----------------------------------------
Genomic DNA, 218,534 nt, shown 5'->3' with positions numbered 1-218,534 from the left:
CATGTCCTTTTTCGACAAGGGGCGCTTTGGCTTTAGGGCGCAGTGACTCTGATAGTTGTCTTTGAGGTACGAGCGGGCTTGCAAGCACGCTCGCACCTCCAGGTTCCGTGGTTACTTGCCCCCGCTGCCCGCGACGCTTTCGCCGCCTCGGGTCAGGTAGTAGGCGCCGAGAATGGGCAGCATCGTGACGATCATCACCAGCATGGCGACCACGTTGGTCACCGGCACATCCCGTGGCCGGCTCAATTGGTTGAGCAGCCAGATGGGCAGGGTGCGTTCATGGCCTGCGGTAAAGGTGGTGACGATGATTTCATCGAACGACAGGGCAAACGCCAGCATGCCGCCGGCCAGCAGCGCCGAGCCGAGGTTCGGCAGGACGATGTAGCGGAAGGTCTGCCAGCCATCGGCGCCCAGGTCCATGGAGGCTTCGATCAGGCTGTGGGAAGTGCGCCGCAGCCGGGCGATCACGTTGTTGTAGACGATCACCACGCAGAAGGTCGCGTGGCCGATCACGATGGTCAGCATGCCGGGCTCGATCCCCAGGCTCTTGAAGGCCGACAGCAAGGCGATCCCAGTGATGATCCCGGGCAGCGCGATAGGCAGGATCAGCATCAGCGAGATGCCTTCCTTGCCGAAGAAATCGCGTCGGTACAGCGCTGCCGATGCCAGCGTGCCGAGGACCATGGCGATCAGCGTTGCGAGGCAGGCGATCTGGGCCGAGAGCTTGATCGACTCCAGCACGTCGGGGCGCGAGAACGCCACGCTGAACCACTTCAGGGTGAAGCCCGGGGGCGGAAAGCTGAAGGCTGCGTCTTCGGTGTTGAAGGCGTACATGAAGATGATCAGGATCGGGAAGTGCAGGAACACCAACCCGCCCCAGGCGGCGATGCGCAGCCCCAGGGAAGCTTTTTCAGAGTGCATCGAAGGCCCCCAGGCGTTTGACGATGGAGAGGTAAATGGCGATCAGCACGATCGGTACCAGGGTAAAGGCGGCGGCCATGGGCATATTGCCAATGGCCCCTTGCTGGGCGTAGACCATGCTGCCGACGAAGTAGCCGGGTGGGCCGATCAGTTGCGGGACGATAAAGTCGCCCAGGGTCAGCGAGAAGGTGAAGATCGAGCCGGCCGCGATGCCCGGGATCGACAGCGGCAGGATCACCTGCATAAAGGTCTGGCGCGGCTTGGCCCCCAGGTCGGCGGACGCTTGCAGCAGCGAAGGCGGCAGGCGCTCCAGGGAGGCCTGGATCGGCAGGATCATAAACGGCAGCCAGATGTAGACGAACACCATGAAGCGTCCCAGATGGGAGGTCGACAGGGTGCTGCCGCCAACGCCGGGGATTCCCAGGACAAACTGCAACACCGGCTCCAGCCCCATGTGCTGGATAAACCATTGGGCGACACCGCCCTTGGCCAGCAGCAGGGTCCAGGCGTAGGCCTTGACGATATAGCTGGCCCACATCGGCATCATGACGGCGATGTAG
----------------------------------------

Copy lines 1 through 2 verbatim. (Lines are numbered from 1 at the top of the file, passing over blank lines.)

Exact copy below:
Genomic DNA, 218,534 nt, shown 5'->3' with positions numbered 1-218,534 from the left:
CATGTCCTTTTTCGACAAGGGGCGCTTTGGCTTTAGGGCGCAGTGACTCTGATAGTTGTCTTTGAGGTACGAGCGGGCTTGCAAGCACGCTCGCACCTCCAGGTTCCGTGGTTACTTGCCCCCGCTGCCCGCGACGCTTTCGCCGCCTCGGGTCAGGTAGTAGGCGCCGAGAATGGGCAGCATCGTGACGATCATCACCAGCATGGCGACCACGTTGGTCACCGGCACATCCCGTGGCCGGCTCAATTGGTTGAGCAGCCAGATGGGCAGGGTGCGTTCATGGCCTGCGGTAAAGGTGGTGACGATGATTTCATCGAACGACAGGGCAAACGCCAGCATGCCGCCGGCCAGCAGCGCCGAGCCGAGGTTCGGCAGGACGATGTAGCGGAAGGTCTGCCAGCCATCGGCGCCCAGGTCCATGGAGGCTTCGATCAGGCTGTGGGAAGTGCGCCGCAGCCGGGCGATCACGTTGTTGTAGACGATCACCACGCAGAAGGTCGCGTGGCCGATCACGATGGTCAGCATGCCGGGCTCGATCCCCAGGCTCTTGAAGGCCGACAGCAAGGCGATCCCAGTGATGATCCCGGGCAGCGCGATAGGCAGGATCAGCATCAGCGAGATGCCTTCCTTGCCGAAGAAATCGCGTCGGTACAGCGCTGCCGATGCCAGCGTGCCGAGGACCATGGCGATCAGCGTTGCGAGGCAGGCGATCTGGGCCGAGAGCTTGATCGACTCCAGCACGTCGGGGCGCGAGAACGCCACGCTGAACCACTTCAGGGTGAAGCCCGGGGGCGGAAAGCTGAAGGCTGCGTCTTCGGTGTTGAAGGCGTACATGAAGATGATCAGGATCGGGAAGTGCAGGAACACCAACCCGCCCCAGGCGGCGATGCGCAGCCCCAGGGAAGCTTTTTCAGAGTGCATCGAAGGCCCCCAGGCGTTTGACGATGGAGAGGTAAATGGCGATCAGCACGATCGGTACCAGGGTAAAGGCGGCGGCCATGGGCATATTGCCAATGGCCCCTTGCTGGGCGTAGACCATGCTGCCGACGAAGTAGCCGGGTGGGCCGATCAGTTGCGGGACGATAAAGTCGCCCAGGGTCAGCGAGAAGGTGAAGATCGAGCCGGCCGCGATGCCCGGGATCGACAGCGGCAGGATCACCTGCATAAAGGTCTGGCGCGGCTTGGCCCCCAGGTCGGCGGACGCTTGCAGCAGCGAAGGCGGCAGGCGCTCCAGGGAGGCCTGGATCGGCAGGATCATAAACGGCAGCCAGATGTAGACGAACACCATGAAGCGTCCCAGATGGGAGGTCGACAGGGTGCTGCCGCCAACGCCGGGGATTCCCAGGACAAACTGCAACACCGGCTCCAGCCCCATGTGCTGGATAAACCATTGGGCGACACCGCCCTTGGCCAGCAGCAGGGTCCAGGCGTAGGCCTTGACGATATAGCTGGCCCACATCGGCATCATGACGGCGATGTAG